A milestone in the automotive history, this car was hardly a success. It is listed among the 50 worst cars of all time. But its place in the Streamline Hall of Fame is secured.
After making few changes through 1933, Chrysler made a major one, summoning the future with the most-radical production car yet attempted by a U.S. maker. Widely recognized as the first truly modern automobile, the 1934 Airflow was an "engineer's" car, which was hardly surprising. What was curious is that normally canny Walter Chrysler approved its daring concept without much regard for whether the public would like it.
(via aldenjewell @ Flickr)
As the story goes, Carl Breer spotted a squadron of Army Air Corps planes flying overhead in 1927, which inspired him to push with Zeder and Skelton for a streamlined automobile employing aircraft-type design principles. Wind-tunnel tests suggested a modified teardrop shape (and ultimately the Airflow name).
(via paul.malon @ Flickr)
Placing the eight-cylinder engines over the front axles made for considerable passenger space. Seats were an industry-leading 50 inches across, and there was more than enough interior room for even the burly Walter P. Chrysler. What's more, the forward drivetrain positioning enabled all passengers to sit within the wheelbase, thus improving ride comfort for those in back.
1934 DeSoto Airflow and the City of Salina express train (via Captain Geoffrey Spaulding @ Flickr)
A beam-and-truss body engineered along aircraft principles provided great strength with less weight. Oliver Clark followed all these dictates with exterior styling that seemed downright strange. The Custom Imperial looked best, its long wheelbase allowing the rounded lines to be stretched out more -- and they needed every inch of stretch they could get.
1934 DeSoto Airflow Coupe (by bsabarnowl @ Flickr)
But there was no denying Airflow performance. At the Bonneville Salt Flats a '34 Imperial coupe ran the flying-mile at 95.7 mph, clocked 90 mph for 500 miles, and set 72 new national speed records. Airflows were strong, too. In Pennsylvania, one was hurled off a 110-foot cliff (another publicity stunt); it landed wheels down and was driven away.
1934 Chrysler Airflow Sedan ad (via aldenjewell @ Flickr)
Unfortunately, the massive cost and effort of retooling delayed Airflow sales until January 1934 (June for Custom Imperials). Then, jealous competitors -- mainly GM -- began running "smear" advertising that claimed the cars were unsafe. All this blunted public interest that was initially quite favorable despite the newfangled styling, and prompted rumors that the Airflow was flawed. Save for a group of traditional Series CA and CB Sixes, the 1934 Chrysler line was all Airflow, and sales were underwhelming. While most makes boosted volume by up to 60 percent from rock-bottom '33, Chrysler rose only 10 percent. It could have been worse -- and was for DeSoto, which banked entirely on Airflows that year (all sixes).
1934 DeSoto Airflow Sedan ad (via aldenjewell @ Flickr)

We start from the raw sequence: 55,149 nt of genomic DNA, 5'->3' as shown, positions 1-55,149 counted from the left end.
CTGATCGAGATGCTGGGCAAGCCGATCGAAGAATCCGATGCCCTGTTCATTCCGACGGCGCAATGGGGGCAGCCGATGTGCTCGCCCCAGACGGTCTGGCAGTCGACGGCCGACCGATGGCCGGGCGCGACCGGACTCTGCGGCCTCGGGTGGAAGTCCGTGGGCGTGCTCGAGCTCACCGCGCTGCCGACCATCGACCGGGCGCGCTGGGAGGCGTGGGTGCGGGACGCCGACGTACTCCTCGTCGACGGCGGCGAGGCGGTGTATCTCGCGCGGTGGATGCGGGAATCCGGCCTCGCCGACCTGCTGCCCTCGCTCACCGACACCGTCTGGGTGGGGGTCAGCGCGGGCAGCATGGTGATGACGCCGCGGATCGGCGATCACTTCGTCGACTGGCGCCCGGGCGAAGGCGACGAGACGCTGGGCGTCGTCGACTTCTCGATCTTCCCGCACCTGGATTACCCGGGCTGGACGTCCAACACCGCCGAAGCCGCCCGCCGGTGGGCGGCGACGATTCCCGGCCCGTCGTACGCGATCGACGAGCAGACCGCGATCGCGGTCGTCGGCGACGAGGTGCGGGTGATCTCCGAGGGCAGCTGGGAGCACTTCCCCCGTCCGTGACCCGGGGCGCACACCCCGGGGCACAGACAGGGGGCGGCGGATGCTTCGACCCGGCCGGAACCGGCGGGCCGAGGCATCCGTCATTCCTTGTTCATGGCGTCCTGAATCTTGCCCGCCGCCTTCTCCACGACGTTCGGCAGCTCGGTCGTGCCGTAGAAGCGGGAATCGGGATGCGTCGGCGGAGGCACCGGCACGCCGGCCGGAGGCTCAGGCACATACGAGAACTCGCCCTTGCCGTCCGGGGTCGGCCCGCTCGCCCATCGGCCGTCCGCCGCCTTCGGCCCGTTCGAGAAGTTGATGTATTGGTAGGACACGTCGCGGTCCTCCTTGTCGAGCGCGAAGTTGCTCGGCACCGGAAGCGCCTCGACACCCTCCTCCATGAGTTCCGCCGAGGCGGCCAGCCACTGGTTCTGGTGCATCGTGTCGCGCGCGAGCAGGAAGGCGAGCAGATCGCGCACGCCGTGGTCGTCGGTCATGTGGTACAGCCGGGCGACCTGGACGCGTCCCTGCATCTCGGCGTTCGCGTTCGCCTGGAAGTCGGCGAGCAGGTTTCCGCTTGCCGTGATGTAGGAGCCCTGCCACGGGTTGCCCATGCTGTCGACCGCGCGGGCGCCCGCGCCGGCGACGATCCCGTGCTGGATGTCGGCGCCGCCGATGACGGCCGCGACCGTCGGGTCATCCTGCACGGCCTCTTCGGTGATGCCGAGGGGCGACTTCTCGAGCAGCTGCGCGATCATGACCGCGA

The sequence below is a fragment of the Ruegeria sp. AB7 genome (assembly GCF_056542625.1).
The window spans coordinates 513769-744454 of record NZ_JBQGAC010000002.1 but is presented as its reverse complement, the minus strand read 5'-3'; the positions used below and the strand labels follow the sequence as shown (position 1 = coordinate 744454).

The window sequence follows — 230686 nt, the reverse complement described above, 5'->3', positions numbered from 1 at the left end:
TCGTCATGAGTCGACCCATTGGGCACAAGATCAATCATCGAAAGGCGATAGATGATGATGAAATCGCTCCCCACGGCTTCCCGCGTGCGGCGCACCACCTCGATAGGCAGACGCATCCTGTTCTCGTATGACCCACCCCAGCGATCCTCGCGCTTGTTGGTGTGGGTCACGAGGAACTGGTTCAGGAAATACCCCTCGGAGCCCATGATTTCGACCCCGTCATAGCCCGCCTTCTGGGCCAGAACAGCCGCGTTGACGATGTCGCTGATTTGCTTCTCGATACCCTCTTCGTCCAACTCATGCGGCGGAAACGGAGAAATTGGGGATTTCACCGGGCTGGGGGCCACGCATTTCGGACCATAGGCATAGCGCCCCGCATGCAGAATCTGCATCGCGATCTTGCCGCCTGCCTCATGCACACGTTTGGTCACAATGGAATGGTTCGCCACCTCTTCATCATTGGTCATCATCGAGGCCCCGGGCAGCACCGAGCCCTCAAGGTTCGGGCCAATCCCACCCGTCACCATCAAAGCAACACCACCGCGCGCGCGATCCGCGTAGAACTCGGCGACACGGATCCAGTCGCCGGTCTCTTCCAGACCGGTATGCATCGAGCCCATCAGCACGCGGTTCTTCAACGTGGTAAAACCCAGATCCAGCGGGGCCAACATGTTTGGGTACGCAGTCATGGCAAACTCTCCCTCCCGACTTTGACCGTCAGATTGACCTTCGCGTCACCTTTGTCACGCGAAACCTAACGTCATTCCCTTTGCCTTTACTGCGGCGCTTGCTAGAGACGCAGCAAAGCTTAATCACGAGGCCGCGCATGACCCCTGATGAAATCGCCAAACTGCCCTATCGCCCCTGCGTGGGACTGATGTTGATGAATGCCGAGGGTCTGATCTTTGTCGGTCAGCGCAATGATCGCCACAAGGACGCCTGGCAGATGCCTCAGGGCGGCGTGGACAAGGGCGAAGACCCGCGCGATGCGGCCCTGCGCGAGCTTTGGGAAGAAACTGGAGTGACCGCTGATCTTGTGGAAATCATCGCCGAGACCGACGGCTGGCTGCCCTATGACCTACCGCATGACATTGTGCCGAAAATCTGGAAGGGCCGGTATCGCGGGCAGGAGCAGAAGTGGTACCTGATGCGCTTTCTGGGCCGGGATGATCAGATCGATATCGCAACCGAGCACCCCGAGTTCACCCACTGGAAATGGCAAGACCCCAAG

1935 DeSoto Airflow Six-Passenger Sedan ad (via aldenjewell @ Flickr)
1935 DeSoto Rumble Seat Coupe ad (via aldenjewell @ Flickr)
1935 DeSoto Town Sedan ad (via aldenjewell @ Flickr)
1936 Chrysler Airflow Sedan (via aldenjewell @ Flickr)
(by sjb4photos @ Flickr)
1936 DeSoto Airflow Sedan (by Dmentd)
1937 Chrysler Coupe ad (via aldenjewell @ Flickr)
1937 Chrysler Sedan ad (via aldenjewell @ Flickr)
1937 Chrysler Sedan (by Rex Gray @ Flickr)
Yet the Airflow wasn't nearly the disaster it's long been portrayed to be. Though Chrysler dropped from eighth to tenth in model-year output for 1932, it went no lower through '37, the Airflow's final year, when it rose to ninth. And though the cars did lose money, the losses were far from crippling. The Airflow's most-lasting impact was to discourage Chrysler from fielding anything so adventurous for a very long time. Not until 1955 would the firm again reach for industry design leadership.
1935 Chrysler Airflow & Airstream ad (via aldenjewell @ Flickr)
There were also two immediate results of the 1934 sales experience. First, planned Airflow-style Plymouths and Dodges were abruptly canceled. Second, Chrysler Division regrouped around more-orthodox "Airstream" Sixes and Eights for 1935 and '36. Though not pure Airflow, this design's "pontoon" fenders, raked-backed radiators, and teardrop-shape headlamp pods provided a strong family resemblance, yet wasn't so wild that it discouraged customers. Airstreams literally carried Chrysler in those years.
1937 Chrysler Custom Imperial Sedan ad (via aldenjewell @ Flickr)
Most 1937 Chryslers and all '38s had transitional styling of the period "potato school," carrying barrel grilles, rounded fenders, and pod-type headlamps. Ornate dashboards grouped gauges in front of the driver on '37s, in a central panel for '38. Offered in both years were revamped non-Airflow models comprising six-cylinder Royals and eight-cylinder standard and Custom Imperials.
P.S. Where Chrysler failed, Ford Motor Co. succeeded with their 1936 Lincoln-Zephyr. The Airflow will remain in history as the first American mass-production car designed to scientific streamline principles. It influenced a number of foreign car builders like Volvo and Toyota. And... isn't it gorgeous?
1934 Chrysler Imperial Airflow (via coconv @ Flickr)
Headline picture (1934 Chrysler Imperial Airflow) via paul.malon @ Flickr